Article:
On the last day of the DXpedition, I was able to get my computer set up to make a couple quick recordings of PT0S on the low bands. Both are long path (near my sunset), nearly a 12,000 mile path from Guam. Long path bearing is 157 degrees and I was listening on my new 160 degree Beverage.
On 80m, I do some VFO A/B switching so you can hear the pileup on the split frequency. The JA’s are several S-units down from normal since I am hearing them off the back of the Beverage.
On 40m, there was a lot of QRMing and “frequency cops” going on. Everyone says how well behaved the Japanese operators are in pileups. This proves that wrong. Still, almost all Japanese hams show very good courtesy on the radio, but the numbers of lids in Japan is increasing. During PT0S where was a lot of intentional QRM, even out of JA. I suspect this was due to the rarity of this entity in this region. As a side note, I think someone else was using JF3SUL’s call.
Even though the path is longer, signals were better via long path than short path every time. Short path is over Japan and Europe, and is about 9,800 miles in length. In comparison, the 80m signal was at times 579 on LP but at most 559 SP.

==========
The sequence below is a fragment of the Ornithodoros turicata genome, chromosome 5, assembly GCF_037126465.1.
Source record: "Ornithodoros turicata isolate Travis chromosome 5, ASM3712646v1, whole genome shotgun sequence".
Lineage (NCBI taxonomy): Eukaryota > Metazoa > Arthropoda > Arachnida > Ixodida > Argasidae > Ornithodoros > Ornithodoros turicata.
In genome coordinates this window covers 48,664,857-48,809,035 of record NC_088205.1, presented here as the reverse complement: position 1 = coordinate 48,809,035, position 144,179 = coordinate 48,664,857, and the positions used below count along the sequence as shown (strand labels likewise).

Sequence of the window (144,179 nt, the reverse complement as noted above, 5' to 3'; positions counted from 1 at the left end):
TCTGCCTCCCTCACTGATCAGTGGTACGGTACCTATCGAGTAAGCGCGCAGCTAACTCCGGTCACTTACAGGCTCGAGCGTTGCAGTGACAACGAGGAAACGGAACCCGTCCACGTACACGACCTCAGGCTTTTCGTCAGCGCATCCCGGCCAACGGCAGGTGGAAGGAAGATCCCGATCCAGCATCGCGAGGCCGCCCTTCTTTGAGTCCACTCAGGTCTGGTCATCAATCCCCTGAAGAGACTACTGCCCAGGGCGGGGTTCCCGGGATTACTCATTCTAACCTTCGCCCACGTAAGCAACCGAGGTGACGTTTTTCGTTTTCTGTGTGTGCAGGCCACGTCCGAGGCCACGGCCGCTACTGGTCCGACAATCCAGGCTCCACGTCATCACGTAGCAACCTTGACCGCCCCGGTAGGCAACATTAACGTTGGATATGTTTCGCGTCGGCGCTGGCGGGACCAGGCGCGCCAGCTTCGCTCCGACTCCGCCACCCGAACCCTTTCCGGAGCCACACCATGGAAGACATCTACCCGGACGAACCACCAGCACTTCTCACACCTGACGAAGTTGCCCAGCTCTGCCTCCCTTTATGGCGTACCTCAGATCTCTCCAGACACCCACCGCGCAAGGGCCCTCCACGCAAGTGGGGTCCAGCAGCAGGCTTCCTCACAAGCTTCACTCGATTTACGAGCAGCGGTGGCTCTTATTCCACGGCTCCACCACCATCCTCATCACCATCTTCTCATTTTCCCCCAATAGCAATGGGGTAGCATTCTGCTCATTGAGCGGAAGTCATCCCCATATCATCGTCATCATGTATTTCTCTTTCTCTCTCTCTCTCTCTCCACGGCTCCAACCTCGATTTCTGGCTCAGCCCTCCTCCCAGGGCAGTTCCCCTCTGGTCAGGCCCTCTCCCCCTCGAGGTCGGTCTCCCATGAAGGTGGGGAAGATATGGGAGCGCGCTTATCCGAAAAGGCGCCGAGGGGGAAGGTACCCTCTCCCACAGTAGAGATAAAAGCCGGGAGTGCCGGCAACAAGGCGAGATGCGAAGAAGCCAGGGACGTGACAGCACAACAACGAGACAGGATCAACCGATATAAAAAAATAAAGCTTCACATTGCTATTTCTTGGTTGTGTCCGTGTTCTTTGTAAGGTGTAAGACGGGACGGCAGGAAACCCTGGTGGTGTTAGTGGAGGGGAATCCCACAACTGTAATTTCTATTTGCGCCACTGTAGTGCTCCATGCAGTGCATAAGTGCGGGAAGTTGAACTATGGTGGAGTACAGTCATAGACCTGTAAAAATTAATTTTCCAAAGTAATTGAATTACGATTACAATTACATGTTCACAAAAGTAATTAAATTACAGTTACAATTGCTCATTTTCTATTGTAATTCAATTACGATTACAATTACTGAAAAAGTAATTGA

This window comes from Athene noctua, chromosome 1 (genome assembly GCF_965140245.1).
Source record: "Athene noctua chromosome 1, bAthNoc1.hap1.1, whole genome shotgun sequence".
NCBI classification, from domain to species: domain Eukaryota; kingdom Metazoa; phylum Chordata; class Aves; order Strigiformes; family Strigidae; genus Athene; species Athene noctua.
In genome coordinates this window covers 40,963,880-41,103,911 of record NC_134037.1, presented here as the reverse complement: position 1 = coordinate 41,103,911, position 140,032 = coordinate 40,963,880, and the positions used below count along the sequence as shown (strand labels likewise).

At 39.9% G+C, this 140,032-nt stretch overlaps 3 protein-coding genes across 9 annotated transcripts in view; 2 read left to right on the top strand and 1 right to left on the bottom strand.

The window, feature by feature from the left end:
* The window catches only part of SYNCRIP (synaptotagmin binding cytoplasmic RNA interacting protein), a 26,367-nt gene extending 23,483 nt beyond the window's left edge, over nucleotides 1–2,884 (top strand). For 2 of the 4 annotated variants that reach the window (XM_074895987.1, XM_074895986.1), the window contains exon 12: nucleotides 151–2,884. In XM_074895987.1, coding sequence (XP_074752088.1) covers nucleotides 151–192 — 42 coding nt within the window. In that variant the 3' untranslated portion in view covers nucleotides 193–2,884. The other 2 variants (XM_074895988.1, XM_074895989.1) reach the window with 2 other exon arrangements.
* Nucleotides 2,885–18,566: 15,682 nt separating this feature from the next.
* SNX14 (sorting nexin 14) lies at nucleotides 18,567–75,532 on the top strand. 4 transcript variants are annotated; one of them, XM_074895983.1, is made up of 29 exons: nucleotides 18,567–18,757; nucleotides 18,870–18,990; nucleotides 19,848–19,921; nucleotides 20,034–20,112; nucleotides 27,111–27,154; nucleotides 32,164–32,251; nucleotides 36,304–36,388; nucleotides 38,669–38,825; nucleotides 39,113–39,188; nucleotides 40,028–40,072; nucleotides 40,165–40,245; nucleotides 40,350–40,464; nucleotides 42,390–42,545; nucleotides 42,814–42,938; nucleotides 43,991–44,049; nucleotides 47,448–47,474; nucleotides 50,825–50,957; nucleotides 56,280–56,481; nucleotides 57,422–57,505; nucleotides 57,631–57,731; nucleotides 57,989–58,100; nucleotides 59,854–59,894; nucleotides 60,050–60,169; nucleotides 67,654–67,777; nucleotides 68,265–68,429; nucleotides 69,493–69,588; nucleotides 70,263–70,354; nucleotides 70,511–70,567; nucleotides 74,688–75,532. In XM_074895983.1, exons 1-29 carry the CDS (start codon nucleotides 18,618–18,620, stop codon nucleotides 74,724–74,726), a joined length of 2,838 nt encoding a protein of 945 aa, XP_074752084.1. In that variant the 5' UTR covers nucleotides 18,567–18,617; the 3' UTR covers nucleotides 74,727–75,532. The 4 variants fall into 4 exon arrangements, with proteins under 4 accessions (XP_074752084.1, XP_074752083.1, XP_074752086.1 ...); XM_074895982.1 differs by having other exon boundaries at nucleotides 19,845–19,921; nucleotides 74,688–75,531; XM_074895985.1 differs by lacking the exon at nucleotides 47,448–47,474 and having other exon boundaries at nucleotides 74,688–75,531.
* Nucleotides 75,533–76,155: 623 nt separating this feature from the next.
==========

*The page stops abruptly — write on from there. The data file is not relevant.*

I did copy PT0S well on 160m on two occasions, via short path. Signal was Q5 copy both times but very weak – not workable strength with my antenna. I regret that I did not have everything connected to make a recording, and they did not appear on TB the last day until just after my sunrise. I wonder if a long path 160m QSO would have been possible, but there was no mutual darkness on this path. My sunset missed their sunrise by about 10 minutes. This probably was just enough to kill any chance because my experience from here is that 160 propagation dies within a couple minutes following sunrise. That said, I have a very solid path into PY2 on 160 and LP signals were much better here than SP, even though I have better “ears” (longer Beverage) into Europe.